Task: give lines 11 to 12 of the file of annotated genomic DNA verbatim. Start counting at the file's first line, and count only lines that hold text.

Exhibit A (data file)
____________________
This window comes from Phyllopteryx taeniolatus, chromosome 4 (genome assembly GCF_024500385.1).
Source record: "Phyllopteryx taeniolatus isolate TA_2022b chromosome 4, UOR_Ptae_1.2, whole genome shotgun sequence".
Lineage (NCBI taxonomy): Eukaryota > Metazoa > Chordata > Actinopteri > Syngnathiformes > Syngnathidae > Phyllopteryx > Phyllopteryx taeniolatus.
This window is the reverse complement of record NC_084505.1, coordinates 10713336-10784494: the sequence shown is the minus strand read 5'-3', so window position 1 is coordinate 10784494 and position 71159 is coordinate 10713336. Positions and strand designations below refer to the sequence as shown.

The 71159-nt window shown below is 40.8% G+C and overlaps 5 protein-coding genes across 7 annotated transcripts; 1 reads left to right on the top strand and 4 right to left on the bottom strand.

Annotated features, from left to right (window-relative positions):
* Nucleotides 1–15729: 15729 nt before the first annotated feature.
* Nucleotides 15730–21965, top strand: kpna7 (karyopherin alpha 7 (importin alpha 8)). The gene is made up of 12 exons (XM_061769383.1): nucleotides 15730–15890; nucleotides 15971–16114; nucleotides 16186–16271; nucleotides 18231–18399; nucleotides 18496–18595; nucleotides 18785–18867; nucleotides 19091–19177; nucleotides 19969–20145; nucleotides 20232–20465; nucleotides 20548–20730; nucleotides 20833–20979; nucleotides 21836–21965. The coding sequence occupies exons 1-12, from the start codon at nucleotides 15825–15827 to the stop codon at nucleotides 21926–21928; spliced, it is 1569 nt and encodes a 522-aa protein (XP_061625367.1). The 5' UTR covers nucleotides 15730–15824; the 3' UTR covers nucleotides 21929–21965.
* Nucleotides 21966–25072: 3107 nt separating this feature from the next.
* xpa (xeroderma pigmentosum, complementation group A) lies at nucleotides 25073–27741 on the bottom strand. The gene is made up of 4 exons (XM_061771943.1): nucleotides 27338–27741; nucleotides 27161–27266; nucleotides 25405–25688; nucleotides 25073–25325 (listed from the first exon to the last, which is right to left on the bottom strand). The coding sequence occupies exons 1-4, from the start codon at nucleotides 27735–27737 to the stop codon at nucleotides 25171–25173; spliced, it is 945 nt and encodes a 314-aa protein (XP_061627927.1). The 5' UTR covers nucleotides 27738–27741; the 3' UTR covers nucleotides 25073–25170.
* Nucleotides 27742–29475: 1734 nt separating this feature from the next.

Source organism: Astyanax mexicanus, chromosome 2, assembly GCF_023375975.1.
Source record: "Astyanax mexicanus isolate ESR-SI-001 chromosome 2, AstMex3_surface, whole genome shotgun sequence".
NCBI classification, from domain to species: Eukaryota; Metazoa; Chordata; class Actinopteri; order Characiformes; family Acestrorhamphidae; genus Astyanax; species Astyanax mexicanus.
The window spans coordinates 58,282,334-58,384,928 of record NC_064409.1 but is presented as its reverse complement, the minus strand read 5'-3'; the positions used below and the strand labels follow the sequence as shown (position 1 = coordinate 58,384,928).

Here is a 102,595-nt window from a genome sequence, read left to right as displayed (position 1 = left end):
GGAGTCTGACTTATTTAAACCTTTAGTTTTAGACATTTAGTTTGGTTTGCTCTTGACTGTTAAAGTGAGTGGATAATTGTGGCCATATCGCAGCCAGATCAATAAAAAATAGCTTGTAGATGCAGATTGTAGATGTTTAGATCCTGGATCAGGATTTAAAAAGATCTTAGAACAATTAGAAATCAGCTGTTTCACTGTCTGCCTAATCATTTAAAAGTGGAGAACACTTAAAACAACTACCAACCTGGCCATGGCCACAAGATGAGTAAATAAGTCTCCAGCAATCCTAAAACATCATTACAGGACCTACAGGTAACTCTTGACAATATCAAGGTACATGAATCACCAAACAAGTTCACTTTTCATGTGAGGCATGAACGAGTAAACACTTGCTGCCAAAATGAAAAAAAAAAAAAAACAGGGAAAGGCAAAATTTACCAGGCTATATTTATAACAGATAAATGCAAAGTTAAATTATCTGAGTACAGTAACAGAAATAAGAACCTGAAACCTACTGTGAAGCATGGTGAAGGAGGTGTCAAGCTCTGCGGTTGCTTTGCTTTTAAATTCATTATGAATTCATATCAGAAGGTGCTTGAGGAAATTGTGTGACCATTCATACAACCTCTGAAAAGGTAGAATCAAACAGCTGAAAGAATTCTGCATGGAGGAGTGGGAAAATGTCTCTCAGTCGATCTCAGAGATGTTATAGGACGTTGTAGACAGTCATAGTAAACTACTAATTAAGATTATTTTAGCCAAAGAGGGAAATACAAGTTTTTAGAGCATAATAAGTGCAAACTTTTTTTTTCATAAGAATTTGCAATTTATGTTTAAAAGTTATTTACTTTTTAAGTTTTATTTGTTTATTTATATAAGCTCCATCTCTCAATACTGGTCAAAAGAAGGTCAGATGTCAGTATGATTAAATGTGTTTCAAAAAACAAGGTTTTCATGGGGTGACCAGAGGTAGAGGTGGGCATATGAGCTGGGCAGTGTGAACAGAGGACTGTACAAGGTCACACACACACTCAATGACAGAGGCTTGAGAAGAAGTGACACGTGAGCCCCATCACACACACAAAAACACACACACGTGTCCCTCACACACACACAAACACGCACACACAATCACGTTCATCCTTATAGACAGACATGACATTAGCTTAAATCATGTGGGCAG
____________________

* Nucleotides 27742–29475: 1734 nt separating this feature from the next.

Source organism: Astyanax mexicanus, chromosome 2, assembly GCF_023375975.1.